DENVER (KDVR) — Long hours of work over at the state Capitol are not over yet.

Members of the Colorado House stayed up until past 7 a.m. Friday to go over two bills that have made headlines this session. Now, senators are at it debating gun measures into Friday night.

Democrats at the Capitol have the upper hand when it comes to votes needed to pass legislation, but Republicans still want Democrats and the public to hear their thoughts.

Nearly 18 hours of debate at Colorado Capitol

Representatives worked long hours overnight to pass two preliminary votes. After nearly 18 hours of debate on the floor, a bill that would establish a three-day waiting period for gun purchases in the state and a bill that would allow cities to operate an overdose prevention center cleared their second reading votes. Both measures still need a third vote to clear the House chamber.

“What a privilege to have a long, tough night, to be on the other side of it though to be able to do good work for Coloradans,” said freshman Rep. Elisabeth Epps, a prime sponsor of the measure clearing the way for overdose prevention centers.

Despite being vastly outnumbered, Republican after Republican commented on the bills and offered amendments to legislation to slow the bill’s progress at the Capitol.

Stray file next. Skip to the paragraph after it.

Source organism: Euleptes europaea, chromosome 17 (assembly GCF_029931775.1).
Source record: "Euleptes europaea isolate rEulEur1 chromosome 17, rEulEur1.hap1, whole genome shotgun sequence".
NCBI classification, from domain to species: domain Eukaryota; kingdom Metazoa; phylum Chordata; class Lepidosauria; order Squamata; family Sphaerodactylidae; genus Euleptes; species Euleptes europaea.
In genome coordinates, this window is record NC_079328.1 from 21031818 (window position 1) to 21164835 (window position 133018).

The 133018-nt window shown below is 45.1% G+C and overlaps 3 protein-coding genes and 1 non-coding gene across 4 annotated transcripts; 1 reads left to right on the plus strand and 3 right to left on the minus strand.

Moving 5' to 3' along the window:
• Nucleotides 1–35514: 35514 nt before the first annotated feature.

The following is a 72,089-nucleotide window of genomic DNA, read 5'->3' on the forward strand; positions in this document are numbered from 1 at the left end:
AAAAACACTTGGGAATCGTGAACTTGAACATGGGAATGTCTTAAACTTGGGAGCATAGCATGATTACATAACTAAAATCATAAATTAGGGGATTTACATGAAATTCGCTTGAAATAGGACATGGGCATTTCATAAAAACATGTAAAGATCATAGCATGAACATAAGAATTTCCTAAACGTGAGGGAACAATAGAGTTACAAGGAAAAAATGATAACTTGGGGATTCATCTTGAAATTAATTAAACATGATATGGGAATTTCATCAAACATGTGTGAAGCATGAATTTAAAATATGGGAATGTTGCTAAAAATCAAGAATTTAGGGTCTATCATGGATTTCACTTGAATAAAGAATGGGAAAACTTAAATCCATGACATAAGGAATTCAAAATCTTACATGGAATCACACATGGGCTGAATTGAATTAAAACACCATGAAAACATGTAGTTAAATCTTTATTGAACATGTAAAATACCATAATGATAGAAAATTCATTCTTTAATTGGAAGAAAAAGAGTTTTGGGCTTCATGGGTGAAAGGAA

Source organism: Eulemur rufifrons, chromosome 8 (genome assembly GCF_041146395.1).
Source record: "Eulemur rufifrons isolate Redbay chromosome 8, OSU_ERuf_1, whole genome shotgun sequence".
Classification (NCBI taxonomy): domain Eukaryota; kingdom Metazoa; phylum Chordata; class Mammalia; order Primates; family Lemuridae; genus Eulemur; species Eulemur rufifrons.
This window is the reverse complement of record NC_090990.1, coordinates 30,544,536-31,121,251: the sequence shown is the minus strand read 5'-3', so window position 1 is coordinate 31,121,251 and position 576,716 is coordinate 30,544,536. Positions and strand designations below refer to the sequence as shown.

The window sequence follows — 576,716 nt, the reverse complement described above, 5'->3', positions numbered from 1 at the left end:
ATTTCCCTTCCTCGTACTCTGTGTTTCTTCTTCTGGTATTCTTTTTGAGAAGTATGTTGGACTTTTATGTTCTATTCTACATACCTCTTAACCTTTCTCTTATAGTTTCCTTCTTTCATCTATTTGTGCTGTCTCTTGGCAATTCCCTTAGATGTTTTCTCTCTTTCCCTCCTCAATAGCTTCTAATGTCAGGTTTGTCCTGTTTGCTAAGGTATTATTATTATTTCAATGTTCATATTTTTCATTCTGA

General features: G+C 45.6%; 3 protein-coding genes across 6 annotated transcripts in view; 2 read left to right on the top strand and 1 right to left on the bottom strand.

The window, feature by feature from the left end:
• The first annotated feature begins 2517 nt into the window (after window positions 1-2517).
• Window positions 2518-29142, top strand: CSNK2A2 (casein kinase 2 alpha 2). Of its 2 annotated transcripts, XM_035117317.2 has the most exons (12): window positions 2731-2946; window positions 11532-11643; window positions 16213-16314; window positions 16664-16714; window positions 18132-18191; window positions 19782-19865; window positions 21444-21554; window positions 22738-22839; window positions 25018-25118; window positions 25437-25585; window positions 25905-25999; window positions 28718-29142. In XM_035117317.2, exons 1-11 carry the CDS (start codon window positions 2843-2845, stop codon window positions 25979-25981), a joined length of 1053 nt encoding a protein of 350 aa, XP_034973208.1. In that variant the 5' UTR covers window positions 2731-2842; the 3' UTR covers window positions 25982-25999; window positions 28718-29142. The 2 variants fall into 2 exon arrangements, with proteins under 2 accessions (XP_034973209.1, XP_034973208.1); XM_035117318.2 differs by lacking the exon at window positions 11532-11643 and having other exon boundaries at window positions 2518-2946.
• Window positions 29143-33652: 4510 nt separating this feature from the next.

“As long as we are having arguments about cosmetic firearm features, we’re not going to be able to actually do the work of making our schools safer, making our communities safer and reducing the criminal acts and the criminal events that are taking our communities down the wrong direction,” said freshman Rep. Gabe Evans, of Arvada, speaking to the press before the hourslong discussion.

Senate takes up long debate on gun bills

Friday morning through evening, it was the Senate’s turn.

Members in the upper chamber of the General Assembly are debating gun-related bills that would extend who could petition to have someone’s gun removed through the state’s red flag law, require Coloradans to be 21 rather than 18 to buy any kind of gun in the state and give victims more pathways to sue gun manufacturers.

Senate Republicans plan to talk on them for hours too.

“It’s a portfolio of issues, it’s a portfolio of policies, it’s a portfolio of societal effects and impacts that we are seeking to get to, and I think a broad debate, a broad conversation as we actually seek solutions to get to safer communities, is an appropriate thing,” said Senate Minority Leader Paul Lundeen, of Monument.

Some have asked why lawmakers are working to pass gun measures that may see court challenges. The Senate president said he is not worried.

“All of these bills are very defensible. We know that in this day in age, lawsuits happen and we probably will see some cases filed on these. But after conversations with legal experts, advocates, national folks and the Attorney General’s Office, et cetera, we feel very confident,” Sen. Steve Fenberg said.

Others have claimed the majority is rushing the bills out thanks to their stronghold at the Capitol, but Fenberg said lawmakers acted this week in an effort to make communities safer now.

“I don’t think they are moving all that fast. I mean, we’ve been talking about these bills, kind of introducing the concept of them to folks within this building and in the public eye, for months. And nothing in these bills is a secret. We introduced these bills a few weeks ago, they are running their natural course,” Fenberg said. “These bills are about one thing and one thing only: doing everything we can to save lives.”